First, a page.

The northeast coast of South Georgia Island in the southern Atlantic Ocean is pictured in this satellite image. Clouds, however, block our view of its southwestern coast.
As part of the South Georgia and the South Sandwich Islands – a British overseas territory – this island is the largest in the territory covering 3500 sq km. Its mountainous terrain has numerous high peaks over 2000 m with the highest, Mount Paget, standing over 2930 m.
No permanent residents live on the island, but a small number of government officers, scientists and museum staff inhabit South Georgia for parts of the year.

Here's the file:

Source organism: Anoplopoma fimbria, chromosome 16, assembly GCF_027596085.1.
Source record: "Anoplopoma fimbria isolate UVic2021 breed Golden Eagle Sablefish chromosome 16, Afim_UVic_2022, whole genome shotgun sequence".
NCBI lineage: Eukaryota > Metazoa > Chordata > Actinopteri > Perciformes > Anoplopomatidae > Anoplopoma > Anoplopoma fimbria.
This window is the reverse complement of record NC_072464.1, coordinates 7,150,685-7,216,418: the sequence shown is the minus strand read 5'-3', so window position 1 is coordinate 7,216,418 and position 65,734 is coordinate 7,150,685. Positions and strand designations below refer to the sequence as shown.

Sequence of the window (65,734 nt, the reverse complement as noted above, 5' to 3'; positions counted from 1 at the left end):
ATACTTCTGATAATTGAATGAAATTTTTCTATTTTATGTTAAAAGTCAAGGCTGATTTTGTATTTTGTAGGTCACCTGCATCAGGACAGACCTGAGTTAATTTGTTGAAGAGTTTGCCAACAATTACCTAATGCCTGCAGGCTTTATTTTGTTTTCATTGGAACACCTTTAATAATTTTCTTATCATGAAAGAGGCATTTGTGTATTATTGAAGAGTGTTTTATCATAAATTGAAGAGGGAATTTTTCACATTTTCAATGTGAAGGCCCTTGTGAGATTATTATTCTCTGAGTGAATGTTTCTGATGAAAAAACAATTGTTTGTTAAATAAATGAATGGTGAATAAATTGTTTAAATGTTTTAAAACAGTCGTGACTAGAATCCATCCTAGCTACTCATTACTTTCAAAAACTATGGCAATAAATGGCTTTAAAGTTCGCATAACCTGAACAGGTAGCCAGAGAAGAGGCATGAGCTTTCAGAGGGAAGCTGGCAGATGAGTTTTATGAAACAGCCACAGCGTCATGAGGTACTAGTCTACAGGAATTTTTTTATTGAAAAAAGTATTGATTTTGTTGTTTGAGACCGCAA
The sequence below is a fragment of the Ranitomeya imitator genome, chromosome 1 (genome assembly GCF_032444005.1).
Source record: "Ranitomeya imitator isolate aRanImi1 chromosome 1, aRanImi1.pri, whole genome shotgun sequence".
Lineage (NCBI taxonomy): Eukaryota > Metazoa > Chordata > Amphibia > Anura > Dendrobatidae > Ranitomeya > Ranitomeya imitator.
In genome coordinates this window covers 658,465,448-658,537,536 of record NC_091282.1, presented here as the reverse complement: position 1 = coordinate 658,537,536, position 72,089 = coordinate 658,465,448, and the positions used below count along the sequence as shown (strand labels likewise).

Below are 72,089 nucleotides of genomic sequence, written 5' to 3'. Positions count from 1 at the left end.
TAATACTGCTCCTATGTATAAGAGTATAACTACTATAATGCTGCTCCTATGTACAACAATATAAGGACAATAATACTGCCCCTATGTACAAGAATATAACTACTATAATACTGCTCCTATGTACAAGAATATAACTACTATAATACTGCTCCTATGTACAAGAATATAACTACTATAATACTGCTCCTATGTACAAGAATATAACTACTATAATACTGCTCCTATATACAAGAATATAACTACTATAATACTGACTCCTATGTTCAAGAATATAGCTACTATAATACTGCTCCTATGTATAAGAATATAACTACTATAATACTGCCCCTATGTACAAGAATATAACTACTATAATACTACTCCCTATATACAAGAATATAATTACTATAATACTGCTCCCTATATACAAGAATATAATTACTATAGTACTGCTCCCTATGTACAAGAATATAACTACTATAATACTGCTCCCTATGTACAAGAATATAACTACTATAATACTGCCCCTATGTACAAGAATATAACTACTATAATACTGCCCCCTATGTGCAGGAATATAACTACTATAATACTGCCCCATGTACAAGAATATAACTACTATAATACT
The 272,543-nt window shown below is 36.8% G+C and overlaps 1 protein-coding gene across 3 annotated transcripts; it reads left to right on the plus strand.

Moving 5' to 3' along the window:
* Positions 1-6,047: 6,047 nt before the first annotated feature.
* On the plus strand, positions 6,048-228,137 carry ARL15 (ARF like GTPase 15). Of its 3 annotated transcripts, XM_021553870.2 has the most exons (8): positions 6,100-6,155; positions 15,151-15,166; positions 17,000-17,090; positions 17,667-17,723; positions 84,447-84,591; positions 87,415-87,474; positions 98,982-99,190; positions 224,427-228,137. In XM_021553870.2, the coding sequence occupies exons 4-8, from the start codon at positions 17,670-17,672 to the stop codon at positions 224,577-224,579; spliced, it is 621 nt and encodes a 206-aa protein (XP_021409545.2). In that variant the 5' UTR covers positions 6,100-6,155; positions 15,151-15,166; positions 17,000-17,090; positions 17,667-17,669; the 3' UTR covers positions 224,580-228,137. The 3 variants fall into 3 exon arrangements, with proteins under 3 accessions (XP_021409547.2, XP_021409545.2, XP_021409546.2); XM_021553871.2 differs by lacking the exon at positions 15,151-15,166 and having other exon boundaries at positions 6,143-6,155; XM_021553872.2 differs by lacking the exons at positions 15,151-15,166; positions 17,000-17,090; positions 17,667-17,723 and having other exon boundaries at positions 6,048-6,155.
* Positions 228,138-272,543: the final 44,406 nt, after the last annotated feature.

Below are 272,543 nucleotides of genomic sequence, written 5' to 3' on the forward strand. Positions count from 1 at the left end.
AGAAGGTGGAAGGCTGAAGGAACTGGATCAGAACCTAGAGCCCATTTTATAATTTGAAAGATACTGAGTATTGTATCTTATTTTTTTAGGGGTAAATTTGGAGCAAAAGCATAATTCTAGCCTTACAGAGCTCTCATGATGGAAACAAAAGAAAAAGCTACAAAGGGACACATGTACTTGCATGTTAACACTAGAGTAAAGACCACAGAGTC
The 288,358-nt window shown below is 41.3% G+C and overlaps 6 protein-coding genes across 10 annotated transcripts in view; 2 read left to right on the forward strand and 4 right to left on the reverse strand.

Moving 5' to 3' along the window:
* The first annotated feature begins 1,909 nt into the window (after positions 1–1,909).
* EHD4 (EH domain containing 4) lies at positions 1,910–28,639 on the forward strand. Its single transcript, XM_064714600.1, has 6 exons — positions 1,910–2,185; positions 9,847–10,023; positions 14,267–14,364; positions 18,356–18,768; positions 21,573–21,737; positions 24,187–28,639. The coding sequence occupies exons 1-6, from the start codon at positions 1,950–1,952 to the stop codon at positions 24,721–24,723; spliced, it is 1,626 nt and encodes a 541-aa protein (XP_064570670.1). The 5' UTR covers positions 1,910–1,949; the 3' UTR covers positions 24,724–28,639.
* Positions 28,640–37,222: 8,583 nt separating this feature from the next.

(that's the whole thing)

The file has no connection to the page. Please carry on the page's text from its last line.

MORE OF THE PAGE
The island is home to a number of glaciers, some of which we can see along the jagged coast. The largest is Fortuna Glacier visible on the upper-central portion of the image.
The ‘tidewater’ glaciers in this area lift off of the land and float out over the water, making them sensitive to warming ocean water temperatures underneath. South of Fortuna, the retreat of Neumayer Glacier was captured by NASA’s EO-1 satellite in 2009 and 2011, showing a one-km retreat over the two-year period.
Measuring the retreat of glaciers was difficult before the advent of satellites, which can gather information frequently and over large areas, providing an effective means to quantify the melting of ice shelves.
This image, also featured on the Earth from Space video programme, was captured by the Landsat-8 satellite on 16 February 2015.